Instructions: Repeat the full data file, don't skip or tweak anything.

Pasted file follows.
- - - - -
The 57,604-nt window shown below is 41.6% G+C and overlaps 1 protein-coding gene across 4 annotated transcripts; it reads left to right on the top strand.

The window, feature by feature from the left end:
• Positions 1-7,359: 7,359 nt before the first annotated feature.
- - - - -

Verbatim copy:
The 57,604-nt window shown below is 41.6% G+C and overlaps 1 protein-coding gene across 4 annotated transcripts; it reads left to right on the top strand.

The window, feature by feature from the left end:
• Positions 1-7,359: 7,359 nt before the first annotated feature.